Mr Fest said that, though the French yellow-jacketed protesters, the gilets jaunes, might protest, most people in Europe would remain quiet under the Kommissars’ regime of fear. Energy-intensive industries were pulling out of Germany and, as Margaret Thatcher had once said, the EU will end when the Germans run out of money [which will not be long now].

The cultural supremacy of the Green agenda, which was a new kind of religion, would be unchallenged until Europe collapsed.

Mr Helme said McKinseys, KPMG and the banks knew that the ESG agenda was a nonsense contrary to the laws of physics, but they reckoned that for the time being they could make money by appearing to defer to it. He wondered how long it would be before the people realized it was a racket.

Rain Epler, the former Environment Minister, spoke next. He said that wind and solar had not done what had been expected; Fukushima had slowed the installation of nuclear plants; coal had been largely closed down; Russian gas had been turned off; the German government had had to set a limit to the temperature of public buildings.

The Kommissars were advising householders bankrupted by the politburo’s energy policies to wear woollen socks and keep their houses cold. Warm houses, said Mr Epler, would become a fond memory that we would talk about to our baffled but envious grandchildren.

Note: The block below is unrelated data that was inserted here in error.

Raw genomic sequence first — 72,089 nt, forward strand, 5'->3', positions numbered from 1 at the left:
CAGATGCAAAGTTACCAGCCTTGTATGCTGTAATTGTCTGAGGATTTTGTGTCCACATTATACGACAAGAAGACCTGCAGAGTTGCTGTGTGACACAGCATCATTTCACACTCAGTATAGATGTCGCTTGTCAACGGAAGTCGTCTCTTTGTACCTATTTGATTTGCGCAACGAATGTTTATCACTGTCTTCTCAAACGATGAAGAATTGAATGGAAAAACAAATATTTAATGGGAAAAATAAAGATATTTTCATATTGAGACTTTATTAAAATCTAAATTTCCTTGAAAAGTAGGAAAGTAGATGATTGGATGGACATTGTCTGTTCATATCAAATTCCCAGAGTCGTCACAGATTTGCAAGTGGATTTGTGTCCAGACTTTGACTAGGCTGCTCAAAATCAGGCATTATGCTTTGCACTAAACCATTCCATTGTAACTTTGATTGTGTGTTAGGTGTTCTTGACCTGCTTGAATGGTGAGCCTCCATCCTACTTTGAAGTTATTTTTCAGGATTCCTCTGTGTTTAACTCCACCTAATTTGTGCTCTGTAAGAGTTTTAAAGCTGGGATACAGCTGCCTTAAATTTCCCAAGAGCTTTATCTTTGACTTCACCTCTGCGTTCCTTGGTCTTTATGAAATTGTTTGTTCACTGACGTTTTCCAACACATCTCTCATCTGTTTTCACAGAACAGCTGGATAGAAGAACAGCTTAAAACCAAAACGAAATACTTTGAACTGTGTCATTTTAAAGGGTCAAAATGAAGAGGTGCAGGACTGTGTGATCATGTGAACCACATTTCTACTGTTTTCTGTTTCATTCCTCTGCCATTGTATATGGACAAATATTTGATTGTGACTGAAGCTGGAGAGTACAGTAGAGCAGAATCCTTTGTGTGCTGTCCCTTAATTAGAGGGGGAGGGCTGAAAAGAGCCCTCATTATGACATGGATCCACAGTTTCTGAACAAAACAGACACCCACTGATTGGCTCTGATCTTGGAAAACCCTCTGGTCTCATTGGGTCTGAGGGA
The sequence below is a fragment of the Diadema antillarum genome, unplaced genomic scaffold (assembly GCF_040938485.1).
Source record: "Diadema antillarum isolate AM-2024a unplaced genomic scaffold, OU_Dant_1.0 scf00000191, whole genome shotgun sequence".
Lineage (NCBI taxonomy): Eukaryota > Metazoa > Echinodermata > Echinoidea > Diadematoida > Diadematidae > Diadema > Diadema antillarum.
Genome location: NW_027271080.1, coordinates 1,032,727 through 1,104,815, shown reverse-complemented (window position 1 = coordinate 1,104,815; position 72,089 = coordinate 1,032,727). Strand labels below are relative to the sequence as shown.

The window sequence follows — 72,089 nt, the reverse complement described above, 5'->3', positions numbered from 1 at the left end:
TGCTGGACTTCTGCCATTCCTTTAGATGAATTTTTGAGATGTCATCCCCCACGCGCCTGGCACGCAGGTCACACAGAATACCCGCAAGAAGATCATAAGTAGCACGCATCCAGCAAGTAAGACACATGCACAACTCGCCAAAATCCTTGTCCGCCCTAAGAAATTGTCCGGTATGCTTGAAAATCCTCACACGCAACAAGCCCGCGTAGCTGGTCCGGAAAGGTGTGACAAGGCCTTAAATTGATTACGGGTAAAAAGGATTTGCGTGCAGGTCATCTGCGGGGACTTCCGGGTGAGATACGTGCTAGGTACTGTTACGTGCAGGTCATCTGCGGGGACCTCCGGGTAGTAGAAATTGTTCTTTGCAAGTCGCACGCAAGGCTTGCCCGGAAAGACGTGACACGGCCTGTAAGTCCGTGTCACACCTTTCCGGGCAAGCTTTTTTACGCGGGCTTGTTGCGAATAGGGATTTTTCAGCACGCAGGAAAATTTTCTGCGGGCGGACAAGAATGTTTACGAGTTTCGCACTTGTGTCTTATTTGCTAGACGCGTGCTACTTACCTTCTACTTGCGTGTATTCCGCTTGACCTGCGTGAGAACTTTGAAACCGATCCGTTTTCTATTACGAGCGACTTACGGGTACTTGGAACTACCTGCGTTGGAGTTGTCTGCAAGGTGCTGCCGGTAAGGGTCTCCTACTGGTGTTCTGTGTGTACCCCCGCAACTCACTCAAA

Mr Epler said the green transition had no mandate from the voters. It had been inflicted upon Europe from above by the unelected politburo. Winter, he thought, would open people’s eyes to the nonsense of the forcefully-promoted official narrative that “fossil fuels” were a danger to the planet and that wind and solar power were free and renewable, when they were neither. He expected brownouts this winter, leading to attempts by scientists to produce static battery storage. Good luck with that one.

He said that ordinary people valued warm houses and that other countries recognized this fact, which was why Japan was installing 22 new coal-fired plants and even Germany had been forced to extend the life of its coal-fired and nuclear-powered generating stations, notwithstanding the attempts by the east-German, Russian-speaking former Kazlerin, Angela Merkel, to toe the climate-Communist Party Line by shutting them down and making Germany abjectly dependent upon Siberian gas.

Why, he asked, would the Kommissars not help people to survive? In Estonia, the present Communist-friendly administration was refusing to bring idle oil-shale blocks into production, though the cost of doing so would be relatively small and the benefits substantial.